I swear there’s a segment in every episode of the Dr. Oz Show that could pertain to me. But when I really sit and listen to his proposed remedies, I immediately think, “Damn, what can I eat or drink, Dr. Oz?” because there’s something “bad” about every little thing I consume.
But with his seemingly massive following, I thought I was the one person to ever raise an eyebrow at his advice.
University of Rochester medical student Benjamin Mazer wants Dr. Oz to have several seats in the waiting area because his “pseudoscience” ultimately hurts patients, especially when they take Dr. Oz’s advice over their own primary doctors.
“We had all of this first-hand experience with patients who really liked his show and trusted him quite a bit. [Dr. Oz] would give advice that was really not great or it had no medical basis. It might sound harmless when you talk about things like herbal pills or supplements. But when the physicians’ advice conflicted with Oz, the patients would believe Oz.”
I’d say that’s problematic for patients who opt to forego traditional medicine for homeopathy especially for serious medical conditions. In one instance, a 60-year-old suffering from diabetes, heart disease, and obesity refused her medications in favor of green coffee beans because Dr. Oz said they’ll help her lose weight.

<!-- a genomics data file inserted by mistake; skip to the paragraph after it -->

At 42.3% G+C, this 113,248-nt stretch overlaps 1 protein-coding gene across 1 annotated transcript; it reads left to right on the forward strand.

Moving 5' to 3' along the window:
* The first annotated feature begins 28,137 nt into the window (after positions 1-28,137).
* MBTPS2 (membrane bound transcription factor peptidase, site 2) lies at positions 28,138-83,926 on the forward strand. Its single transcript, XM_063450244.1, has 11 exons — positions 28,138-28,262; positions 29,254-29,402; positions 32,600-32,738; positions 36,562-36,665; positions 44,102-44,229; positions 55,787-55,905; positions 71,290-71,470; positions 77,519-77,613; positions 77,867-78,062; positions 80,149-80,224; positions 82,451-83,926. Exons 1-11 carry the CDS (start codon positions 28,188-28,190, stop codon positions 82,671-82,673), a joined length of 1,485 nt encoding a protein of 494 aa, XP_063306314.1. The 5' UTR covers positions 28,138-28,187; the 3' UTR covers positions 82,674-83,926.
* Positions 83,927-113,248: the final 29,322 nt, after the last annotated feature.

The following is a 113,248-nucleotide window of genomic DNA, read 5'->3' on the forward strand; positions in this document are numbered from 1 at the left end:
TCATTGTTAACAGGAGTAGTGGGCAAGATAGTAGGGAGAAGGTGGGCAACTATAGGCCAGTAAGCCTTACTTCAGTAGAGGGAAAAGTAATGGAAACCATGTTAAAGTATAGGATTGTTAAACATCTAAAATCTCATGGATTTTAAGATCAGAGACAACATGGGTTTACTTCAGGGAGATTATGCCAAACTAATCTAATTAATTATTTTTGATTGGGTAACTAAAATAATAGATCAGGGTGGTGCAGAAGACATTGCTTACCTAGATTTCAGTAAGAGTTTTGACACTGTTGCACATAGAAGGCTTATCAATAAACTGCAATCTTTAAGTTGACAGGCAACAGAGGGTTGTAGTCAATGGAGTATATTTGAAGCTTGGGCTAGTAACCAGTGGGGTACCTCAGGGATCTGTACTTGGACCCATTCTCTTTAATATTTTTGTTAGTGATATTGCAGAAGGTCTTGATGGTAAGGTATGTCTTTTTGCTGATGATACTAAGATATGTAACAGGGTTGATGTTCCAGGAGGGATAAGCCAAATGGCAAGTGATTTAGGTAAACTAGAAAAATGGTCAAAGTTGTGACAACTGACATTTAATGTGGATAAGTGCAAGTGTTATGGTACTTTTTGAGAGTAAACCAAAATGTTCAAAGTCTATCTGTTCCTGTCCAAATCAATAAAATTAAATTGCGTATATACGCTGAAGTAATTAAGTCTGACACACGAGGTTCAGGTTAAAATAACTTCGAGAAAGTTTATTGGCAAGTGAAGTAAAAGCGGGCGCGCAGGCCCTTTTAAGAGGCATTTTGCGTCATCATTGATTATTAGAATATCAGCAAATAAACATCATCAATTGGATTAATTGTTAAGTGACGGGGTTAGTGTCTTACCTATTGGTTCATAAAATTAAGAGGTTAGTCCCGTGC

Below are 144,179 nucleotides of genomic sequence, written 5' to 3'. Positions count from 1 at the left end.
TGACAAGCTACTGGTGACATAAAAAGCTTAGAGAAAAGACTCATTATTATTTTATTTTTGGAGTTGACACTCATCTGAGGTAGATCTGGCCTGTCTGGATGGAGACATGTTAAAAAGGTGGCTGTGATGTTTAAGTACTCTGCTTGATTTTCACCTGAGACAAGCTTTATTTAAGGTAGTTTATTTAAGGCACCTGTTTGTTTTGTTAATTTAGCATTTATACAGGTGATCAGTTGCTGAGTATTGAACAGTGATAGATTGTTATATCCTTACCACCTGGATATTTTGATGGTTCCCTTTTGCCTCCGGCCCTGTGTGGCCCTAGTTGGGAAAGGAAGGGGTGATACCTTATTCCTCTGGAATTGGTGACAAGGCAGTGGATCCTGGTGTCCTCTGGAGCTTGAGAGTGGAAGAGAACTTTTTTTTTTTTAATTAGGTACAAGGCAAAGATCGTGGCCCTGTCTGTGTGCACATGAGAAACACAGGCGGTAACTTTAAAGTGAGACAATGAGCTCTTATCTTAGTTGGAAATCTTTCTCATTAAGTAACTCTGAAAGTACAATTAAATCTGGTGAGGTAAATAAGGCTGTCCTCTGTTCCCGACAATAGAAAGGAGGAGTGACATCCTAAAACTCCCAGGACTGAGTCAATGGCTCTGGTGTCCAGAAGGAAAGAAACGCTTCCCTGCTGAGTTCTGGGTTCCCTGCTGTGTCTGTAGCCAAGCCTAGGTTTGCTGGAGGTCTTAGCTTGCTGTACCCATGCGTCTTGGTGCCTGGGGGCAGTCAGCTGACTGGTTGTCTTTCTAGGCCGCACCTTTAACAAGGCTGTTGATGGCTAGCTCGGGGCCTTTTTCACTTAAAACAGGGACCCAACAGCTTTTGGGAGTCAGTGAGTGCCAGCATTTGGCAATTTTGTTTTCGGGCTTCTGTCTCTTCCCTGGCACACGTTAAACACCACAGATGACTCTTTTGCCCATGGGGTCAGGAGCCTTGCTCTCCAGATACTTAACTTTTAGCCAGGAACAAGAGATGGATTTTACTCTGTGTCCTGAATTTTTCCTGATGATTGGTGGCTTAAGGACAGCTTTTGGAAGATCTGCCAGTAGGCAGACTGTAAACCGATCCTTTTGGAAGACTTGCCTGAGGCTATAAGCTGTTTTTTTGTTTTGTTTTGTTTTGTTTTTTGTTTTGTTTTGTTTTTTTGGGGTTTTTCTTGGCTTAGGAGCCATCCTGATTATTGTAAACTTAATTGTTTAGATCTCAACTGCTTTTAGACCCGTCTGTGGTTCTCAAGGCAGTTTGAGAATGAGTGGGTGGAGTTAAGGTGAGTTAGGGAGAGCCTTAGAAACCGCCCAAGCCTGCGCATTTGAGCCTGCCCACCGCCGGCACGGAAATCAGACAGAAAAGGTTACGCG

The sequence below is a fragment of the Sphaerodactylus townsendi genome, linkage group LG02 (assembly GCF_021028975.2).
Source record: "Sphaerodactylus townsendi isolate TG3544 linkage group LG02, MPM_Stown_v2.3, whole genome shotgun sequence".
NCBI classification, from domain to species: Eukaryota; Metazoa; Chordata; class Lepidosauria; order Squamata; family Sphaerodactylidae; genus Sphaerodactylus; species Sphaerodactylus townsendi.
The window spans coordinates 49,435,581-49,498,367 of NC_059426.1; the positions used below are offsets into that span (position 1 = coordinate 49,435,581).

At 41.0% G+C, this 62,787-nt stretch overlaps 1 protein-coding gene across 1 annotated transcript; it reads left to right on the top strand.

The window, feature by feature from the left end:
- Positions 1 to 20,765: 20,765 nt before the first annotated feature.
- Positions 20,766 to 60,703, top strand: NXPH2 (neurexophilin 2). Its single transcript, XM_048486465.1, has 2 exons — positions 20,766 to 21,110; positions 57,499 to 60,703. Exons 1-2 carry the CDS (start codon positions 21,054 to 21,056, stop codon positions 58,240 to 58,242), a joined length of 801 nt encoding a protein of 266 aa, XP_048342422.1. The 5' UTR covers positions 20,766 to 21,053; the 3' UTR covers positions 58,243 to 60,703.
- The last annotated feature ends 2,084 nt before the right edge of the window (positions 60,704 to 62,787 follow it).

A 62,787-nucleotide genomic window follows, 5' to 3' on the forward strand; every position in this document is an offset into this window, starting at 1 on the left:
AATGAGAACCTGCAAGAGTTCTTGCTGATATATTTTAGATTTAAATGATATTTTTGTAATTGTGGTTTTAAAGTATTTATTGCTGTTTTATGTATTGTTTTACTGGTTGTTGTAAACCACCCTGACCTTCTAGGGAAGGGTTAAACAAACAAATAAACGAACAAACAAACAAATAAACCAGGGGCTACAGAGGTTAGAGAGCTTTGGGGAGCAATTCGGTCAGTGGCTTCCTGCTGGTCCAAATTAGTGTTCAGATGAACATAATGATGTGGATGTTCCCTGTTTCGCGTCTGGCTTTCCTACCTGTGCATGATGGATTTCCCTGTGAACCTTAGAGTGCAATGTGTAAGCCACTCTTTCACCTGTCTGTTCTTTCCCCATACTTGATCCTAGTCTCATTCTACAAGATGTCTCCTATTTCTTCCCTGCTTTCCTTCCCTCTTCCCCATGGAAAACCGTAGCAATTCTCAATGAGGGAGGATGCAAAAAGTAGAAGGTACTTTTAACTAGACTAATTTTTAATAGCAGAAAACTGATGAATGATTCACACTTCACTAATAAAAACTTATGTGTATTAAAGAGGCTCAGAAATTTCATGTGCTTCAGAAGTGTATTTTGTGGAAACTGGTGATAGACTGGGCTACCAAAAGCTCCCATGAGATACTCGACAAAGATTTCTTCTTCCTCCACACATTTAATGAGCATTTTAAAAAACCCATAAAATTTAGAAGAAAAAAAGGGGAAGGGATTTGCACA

“She had watched the Dr. Oz Show featuring green coffee-bean supplements – and how it was great to lose weight – and she was convinced this was going to be a huge impact on her weight. We tried to politely express concerns that this probably wasn’t going to be effective because there’s no evidence for it. She refused the diabetes medications. The hope she had placed in the green coffee-bean extract was part of that.”
Apparently Mazer isn’t the only one displeased with Dr. Oz. John Oliver had a few things to say about the popular physician in a recent episode of Last Week Tonight.
Mazer has also brought a proposal before the Medical Society of the State of New York to crack down on physicians like Dr. Oz.